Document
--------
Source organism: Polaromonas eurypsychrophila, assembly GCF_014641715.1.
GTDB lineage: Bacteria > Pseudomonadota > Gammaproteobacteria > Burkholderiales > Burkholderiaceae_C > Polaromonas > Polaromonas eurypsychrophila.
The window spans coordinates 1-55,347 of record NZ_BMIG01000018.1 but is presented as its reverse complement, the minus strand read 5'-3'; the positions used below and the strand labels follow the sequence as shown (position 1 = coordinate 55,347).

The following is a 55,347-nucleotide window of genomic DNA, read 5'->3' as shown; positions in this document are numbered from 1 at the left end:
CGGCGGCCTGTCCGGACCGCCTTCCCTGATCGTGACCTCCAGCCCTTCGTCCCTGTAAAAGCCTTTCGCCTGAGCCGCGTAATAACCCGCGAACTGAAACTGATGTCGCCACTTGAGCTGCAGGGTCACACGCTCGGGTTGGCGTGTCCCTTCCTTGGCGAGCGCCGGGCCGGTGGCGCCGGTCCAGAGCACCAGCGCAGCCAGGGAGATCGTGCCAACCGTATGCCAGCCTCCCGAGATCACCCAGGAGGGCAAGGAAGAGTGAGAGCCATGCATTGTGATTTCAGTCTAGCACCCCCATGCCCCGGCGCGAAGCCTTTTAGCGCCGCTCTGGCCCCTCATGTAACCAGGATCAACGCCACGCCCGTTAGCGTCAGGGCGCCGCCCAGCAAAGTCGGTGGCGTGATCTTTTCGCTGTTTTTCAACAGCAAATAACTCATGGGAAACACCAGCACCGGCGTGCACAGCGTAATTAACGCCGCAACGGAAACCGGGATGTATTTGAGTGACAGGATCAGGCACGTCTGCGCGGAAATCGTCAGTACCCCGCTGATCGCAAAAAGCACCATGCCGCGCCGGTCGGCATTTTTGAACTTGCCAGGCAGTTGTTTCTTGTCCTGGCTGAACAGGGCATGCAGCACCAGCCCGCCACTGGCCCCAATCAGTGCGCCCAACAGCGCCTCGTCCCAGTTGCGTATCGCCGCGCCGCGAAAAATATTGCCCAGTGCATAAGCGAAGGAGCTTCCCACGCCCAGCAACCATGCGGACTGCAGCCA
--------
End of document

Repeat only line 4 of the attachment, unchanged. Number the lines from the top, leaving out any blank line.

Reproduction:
The following is a 55,347-nucleotide window of genomic DNA, read 5'->3' as shown; positions in this document are numbered from 1 at the left end: